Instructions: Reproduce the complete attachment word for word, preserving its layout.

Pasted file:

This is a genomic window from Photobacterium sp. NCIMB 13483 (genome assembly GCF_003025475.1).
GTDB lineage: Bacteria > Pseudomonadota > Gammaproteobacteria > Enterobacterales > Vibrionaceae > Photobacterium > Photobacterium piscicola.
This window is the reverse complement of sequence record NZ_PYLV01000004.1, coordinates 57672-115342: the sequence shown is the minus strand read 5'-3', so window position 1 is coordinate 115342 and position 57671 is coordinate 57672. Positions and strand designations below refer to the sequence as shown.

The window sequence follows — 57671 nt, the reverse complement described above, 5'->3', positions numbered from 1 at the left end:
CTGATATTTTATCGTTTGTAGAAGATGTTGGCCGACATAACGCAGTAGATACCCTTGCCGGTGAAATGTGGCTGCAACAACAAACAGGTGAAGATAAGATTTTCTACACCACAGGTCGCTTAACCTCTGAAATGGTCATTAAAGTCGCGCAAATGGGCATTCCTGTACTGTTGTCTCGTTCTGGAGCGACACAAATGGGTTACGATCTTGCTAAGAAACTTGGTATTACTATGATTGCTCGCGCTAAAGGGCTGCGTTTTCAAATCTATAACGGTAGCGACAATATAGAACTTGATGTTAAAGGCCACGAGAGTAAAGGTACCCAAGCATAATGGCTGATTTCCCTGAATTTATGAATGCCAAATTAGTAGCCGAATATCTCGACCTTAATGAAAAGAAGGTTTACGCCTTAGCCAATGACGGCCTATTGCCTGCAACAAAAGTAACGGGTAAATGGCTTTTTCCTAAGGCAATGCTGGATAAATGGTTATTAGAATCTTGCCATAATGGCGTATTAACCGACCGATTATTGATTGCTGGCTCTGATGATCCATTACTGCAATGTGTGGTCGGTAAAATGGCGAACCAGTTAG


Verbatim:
This is a genomic window from Photobacterium sp. NCIMB 13483 (genome assembly GCF_003025475.1).
GTDB lineage: Bacteria > Pseudomonadota > Gammaproteobacteria > Enterobacterales > Vibrionaceae > Photobacterium > Photobacterium piscicola.
This window is the reverse complement of sequence record NZ_PYLV01000004.1, coordinates 57672-115342: the sequence shown is the minus strand read 5'-3', so window position 1 is coordinate 115342 and position 57671 is coordinate 57672. Positions and strand designations below refer to the sequence as shown.

The window sequence follows — 57671 nt, the reverse complement described above, 5'->3', positions numbered from 1 at the left end:
CTGATATTTTATCGTTTGTAGAAGATGTTGGCCGACATAACGCAGTAGATACCCTTGCCGGTGAAATGTGGCTGCAACAACAAACAGGTGAAGATAAGATTTTCTACACCACAGGTCGCTTAACCTCTGAAATGGTCATTAAAGTCGCGCAAATGGGCATTCCTGTACTGTTGTCTCGTTCTGGAGCGACACAAATGGGTTACGATCTTGCTAAGAAACTTGGTATTACTATGATTGCTCGCGCTAAAGGGCTGCGTTTTCAAATCTATAACGGTAGCGACAATATAGAACTTGATGTTAAAGGCCACGAGAGTAAAGGTACCCAAGCATAATGGCTGATTTCCCTGAATTTATGAATGCCAAATTAGTAGCCGAATATCTCGACCTTAATGAAAAGAAGGTTTACGCCTTAGCCAATGACGGCCTATTGCCTGCAACAAAAGTAACGGGTAAATGGCTTTTTCCTAAGGCAATGCTGGATAAATGGTTATTAGAATCTTGCCATAATGGCGTATTAACCGACCGATTATTGATTGCTGGCTCTGATGATCCATTACTGCAATGTGTGGTCGGTAAAATGGCGAACCAGTTAG